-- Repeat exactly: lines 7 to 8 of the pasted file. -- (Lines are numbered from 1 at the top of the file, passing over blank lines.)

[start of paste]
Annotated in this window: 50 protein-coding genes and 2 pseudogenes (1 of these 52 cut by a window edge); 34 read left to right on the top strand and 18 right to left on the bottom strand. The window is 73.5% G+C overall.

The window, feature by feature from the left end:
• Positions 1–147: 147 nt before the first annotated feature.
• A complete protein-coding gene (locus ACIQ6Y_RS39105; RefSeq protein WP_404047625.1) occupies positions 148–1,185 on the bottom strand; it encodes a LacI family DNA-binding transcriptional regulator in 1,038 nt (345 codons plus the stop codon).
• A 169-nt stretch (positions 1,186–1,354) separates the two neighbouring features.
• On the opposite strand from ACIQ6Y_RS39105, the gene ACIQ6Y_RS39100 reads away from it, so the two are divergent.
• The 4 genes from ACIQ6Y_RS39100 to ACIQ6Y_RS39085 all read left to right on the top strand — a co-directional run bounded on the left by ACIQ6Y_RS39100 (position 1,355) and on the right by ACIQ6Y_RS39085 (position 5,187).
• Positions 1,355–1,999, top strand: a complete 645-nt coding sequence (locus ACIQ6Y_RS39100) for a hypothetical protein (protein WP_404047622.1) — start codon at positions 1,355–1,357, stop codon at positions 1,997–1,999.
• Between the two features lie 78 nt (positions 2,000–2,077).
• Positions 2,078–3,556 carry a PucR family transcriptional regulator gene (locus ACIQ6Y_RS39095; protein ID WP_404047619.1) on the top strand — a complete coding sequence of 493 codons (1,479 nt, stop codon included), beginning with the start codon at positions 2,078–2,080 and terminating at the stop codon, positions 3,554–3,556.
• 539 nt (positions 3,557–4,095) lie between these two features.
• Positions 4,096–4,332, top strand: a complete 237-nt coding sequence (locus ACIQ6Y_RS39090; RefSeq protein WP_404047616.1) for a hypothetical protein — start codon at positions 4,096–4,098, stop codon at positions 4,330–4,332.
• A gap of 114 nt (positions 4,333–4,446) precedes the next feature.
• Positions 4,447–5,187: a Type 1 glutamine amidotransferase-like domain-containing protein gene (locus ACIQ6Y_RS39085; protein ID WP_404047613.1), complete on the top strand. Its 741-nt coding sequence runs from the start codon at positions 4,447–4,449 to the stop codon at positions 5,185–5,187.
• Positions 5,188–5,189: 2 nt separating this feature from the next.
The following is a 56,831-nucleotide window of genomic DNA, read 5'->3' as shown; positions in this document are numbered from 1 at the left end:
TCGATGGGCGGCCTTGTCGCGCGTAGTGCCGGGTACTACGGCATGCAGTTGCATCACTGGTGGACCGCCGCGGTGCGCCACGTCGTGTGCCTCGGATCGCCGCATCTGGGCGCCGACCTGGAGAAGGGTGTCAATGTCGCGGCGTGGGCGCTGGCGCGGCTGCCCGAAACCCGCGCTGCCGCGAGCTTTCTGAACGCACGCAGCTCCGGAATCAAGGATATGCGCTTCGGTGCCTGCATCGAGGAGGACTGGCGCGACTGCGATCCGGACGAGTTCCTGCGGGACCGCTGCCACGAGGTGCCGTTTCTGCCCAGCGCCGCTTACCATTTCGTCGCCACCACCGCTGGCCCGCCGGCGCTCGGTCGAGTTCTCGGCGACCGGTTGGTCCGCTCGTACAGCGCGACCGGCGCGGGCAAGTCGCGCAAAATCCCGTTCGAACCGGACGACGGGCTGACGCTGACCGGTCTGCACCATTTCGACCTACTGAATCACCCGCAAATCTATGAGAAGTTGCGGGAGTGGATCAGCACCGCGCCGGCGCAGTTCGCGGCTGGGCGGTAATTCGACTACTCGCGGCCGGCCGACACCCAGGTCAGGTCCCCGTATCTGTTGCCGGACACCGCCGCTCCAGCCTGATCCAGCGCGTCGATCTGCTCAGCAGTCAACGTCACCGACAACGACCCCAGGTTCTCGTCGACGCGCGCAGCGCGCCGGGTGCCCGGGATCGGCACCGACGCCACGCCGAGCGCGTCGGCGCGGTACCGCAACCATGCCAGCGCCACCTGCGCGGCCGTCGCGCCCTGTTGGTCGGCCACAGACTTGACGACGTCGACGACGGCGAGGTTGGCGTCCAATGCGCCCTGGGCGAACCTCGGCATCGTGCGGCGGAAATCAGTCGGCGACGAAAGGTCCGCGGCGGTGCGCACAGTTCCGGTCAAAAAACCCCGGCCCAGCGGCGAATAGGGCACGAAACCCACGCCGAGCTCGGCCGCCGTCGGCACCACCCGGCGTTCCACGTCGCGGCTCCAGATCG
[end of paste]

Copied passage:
• The 4 genes from ACIQ6Y_RS39100 to ACIQ6Y_RS39085 all read left to right on the top strand — a co-directional run bounded on the left by ACIQ6Y_RS39100 (position 1,355) and on the right by ACIQ6Y_RS39085 (position 5,187).
• Positions 1,355–1,999, top strand: a complete 645-nt coding sequence (locus ACIQ6Y_RS39100) for a hypothetical protein (protein WP_404047622.1) — start codon at positions 1,355–1,357, stop codon at positions 1,997–1,999.